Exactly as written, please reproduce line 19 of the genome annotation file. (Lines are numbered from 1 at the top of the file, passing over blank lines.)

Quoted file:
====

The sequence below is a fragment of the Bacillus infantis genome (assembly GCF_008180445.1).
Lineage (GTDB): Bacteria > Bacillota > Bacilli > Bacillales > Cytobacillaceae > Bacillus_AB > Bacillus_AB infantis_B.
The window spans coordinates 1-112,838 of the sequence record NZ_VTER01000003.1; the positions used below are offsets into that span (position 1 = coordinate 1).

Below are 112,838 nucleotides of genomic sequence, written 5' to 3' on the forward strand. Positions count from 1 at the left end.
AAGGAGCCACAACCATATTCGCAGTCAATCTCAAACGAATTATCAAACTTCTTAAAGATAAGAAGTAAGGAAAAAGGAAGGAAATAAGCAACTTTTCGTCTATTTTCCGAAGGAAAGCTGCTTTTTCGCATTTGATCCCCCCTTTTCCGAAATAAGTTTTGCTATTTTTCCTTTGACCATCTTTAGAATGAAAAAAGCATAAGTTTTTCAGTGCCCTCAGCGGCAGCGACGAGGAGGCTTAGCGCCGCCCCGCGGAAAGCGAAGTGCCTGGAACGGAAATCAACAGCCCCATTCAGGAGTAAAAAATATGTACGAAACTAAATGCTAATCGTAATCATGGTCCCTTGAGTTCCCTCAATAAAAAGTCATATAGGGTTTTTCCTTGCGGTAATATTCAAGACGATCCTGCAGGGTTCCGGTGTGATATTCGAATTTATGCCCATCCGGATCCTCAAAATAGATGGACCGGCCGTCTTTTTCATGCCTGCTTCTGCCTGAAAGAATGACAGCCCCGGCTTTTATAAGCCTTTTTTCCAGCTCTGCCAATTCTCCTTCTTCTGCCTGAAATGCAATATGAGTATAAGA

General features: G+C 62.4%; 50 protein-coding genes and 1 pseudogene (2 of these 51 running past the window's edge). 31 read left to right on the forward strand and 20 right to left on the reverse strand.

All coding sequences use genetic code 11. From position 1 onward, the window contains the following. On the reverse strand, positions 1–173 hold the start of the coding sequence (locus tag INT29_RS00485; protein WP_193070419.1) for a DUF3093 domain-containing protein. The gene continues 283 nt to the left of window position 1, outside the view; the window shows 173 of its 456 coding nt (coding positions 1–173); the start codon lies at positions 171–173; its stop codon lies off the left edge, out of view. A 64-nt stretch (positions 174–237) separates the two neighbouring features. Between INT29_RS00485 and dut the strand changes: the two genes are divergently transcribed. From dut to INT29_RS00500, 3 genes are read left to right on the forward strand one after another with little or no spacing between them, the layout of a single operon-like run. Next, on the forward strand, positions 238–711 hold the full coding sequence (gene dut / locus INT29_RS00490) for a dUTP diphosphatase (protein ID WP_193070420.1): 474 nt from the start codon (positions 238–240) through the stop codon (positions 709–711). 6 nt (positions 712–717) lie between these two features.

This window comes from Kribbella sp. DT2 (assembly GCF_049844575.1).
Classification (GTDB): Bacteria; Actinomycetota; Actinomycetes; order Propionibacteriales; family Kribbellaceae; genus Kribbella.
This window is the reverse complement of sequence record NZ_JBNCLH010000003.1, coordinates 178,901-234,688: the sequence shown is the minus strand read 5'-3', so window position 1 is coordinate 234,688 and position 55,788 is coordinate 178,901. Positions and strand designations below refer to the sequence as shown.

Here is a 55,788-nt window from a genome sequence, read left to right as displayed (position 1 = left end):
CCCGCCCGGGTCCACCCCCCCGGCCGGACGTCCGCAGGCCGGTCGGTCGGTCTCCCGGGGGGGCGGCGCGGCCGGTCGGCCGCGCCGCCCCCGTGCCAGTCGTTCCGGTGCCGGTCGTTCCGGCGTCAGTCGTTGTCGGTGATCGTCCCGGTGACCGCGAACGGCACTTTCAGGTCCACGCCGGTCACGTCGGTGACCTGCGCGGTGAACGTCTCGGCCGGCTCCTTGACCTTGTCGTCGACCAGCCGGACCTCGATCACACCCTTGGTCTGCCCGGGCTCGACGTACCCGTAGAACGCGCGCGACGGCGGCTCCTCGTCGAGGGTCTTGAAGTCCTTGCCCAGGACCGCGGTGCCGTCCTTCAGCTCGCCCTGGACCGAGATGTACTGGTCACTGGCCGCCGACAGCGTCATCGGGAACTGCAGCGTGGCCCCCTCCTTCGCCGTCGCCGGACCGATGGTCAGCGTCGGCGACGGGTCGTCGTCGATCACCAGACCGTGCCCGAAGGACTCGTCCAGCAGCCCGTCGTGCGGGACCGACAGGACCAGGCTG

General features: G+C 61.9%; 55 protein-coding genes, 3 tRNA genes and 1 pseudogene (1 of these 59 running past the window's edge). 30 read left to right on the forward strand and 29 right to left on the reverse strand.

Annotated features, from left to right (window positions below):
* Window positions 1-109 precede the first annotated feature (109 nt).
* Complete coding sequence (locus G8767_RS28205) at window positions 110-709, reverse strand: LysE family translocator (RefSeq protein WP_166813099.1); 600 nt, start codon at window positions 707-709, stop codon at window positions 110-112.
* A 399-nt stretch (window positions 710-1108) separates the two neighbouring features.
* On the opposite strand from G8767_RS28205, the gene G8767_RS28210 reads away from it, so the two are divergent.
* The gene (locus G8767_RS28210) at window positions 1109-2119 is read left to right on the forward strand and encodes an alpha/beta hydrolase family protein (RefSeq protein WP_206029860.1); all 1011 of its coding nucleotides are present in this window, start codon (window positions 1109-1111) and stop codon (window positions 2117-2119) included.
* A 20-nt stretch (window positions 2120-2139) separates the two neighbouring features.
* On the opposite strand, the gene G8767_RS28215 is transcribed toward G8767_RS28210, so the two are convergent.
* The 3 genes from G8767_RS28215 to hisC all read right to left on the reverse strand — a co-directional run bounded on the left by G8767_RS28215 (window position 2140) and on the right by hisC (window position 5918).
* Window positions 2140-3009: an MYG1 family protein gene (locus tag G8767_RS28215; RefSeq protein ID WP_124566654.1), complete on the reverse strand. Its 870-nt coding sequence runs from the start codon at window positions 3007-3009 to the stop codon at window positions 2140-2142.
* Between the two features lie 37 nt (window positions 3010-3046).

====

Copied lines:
* The gene (locus G8767_RS28210) at window positions 1109-2119 is read left to right on the forward strand and encodes an alpha/beta hydrolase family protein (RefSeq protein WP_206029860.1); all 1011 of its coding nucleotides are present in this window, start codon (window positions 1109-1111) and stop codon (window positions 2117-2119) included.